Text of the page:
Our Sunday was packed with activities and cultural visits since Gyeongju-si is an essential piece of history of the Republic of Korea. We were informed that construction one one side of the city is strictly regulated to preserve the historical architectures and looks of the Silla era, while the other half is allowed to grow freely. We began our day in a historical site.
The first location was a mound where royal people were buried in the past. It was now made into a museum, open to visitors. Many artifacts and relics are also displayed in the mound. The way these mounds were constructed and how they look are just astonishing to me. They reminded me of the Mississippian culture of mound building in early US history.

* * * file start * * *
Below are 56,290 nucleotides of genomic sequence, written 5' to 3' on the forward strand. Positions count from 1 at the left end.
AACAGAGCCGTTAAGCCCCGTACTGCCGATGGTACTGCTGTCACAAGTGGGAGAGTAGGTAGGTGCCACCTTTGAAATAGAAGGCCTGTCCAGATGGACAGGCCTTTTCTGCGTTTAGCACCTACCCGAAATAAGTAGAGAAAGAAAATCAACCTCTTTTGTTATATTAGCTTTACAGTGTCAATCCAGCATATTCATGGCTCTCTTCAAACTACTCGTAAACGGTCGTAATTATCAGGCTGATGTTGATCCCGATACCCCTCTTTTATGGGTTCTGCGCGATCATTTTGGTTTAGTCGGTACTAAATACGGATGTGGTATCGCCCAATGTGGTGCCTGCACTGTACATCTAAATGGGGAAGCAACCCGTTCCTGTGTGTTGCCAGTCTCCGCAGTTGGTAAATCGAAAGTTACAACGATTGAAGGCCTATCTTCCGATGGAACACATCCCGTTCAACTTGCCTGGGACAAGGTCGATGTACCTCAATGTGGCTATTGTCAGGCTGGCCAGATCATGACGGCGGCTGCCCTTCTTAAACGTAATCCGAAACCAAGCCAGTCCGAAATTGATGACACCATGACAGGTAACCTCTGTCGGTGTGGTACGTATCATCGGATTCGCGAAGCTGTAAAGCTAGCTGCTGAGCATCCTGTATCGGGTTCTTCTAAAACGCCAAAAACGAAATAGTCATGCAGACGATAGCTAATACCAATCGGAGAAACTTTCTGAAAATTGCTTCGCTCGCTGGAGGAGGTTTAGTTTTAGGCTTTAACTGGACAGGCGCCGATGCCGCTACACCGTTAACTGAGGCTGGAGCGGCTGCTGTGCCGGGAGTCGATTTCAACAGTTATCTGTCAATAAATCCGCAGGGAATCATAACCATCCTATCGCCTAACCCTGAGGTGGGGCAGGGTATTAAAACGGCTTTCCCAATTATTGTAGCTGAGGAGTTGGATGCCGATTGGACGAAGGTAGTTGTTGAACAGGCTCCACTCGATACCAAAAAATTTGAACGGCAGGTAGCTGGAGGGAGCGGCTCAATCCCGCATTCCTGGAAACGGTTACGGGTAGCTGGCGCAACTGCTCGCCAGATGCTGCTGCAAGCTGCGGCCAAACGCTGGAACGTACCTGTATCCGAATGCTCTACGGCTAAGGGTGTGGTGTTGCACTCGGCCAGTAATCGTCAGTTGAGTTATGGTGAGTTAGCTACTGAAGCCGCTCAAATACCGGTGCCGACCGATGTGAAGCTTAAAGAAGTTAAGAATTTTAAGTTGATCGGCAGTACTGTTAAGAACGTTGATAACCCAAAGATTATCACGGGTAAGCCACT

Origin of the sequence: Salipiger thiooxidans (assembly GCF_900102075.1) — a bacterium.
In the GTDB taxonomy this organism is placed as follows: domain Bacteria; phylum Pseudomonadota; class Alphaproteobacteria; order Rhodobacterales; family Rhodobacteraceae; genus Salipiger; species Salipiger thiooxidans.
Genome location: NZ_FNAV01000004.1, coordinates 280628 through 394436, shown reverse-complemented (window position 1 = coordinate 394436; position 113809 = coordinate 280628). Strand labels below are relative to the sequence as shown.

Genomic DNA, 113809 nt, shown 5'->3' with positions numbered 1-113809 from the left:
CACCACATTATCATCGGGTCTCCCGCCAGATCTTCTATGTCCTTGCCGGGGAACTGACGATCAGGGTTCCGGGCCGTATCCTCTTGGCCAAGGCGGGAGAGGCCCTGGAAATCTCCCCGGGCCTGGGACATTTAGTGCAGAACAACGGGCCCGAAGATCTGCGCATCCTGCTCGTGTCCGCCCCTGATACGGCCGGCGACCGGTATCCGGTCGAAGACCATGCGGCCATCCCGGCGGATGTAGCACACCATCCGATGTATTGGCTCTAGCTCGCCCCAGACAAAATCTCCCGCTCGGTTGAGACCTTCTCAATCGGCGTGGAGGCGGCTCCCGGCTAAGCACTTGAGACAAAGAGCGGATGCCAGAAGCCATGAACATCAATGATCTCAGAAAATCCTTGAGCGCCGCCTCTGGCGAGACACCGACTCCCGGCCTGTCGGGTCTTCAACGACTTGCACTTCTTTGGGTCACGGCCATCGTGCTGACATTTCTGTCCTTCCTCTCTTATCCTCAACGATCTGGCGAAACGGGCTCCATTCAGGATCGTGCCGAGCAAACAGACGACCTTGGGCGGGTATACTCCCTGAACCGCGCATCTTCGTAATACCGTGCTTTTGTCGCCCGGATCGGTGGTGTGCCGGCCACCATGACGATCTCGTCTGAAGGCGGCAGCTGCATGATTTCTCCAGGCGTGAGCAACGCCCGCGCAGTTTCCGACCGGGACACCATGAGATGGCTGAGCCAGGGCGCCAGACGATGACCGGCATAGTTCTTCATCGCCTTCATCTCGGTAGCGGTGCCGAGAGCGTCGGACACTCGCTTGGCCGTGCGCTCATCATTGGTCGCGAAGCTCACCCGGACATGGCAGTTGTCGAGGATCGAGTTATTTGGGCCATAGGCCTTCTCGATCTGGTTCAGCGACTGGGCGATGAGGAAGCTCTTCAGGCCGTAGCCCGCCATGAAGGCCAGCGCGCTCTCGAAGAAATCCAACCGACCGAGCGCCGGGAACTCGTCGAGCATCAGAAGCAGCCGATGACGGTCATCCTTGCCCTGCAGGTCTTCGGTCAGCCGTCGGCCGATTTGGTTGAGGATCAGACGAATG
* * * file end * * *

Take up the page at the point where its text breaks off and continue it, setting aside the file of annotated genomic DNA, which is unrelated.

Also at this location, we were also offered to put on traditional Korean costumes and clothing. I was the first one to take up on the offer while everyone was hesitating big time. “When’s the next time I’m gonna be in Korea wearing this stuff for a picture?” I thought to myself. As the Korean lady put the outfit on, I was surprised of how comfortable the material felt on me and how nice it looked.
We went to a museum afterwards. It’s been designated as a national museum for its scale and historical significance. A lake was also found within the museum’s premises. It was very pretty.
We ate at a traditional Korean restaurant for lunch. There was an ample amount of food and a lot of us noticed that it was the first Korean meal that felt heavy. It was delicious regardless. After that, we hiked up a hill after an extremely windy bus ride up the mountain to get to a Buddhist temple hidden in the mountains. The general atmosphere was peaceful and calming. My group subsequently got fried Korean chicken for dinner, Emma and I also got Baskin’ Robbins, and we ended our day with a fun walk.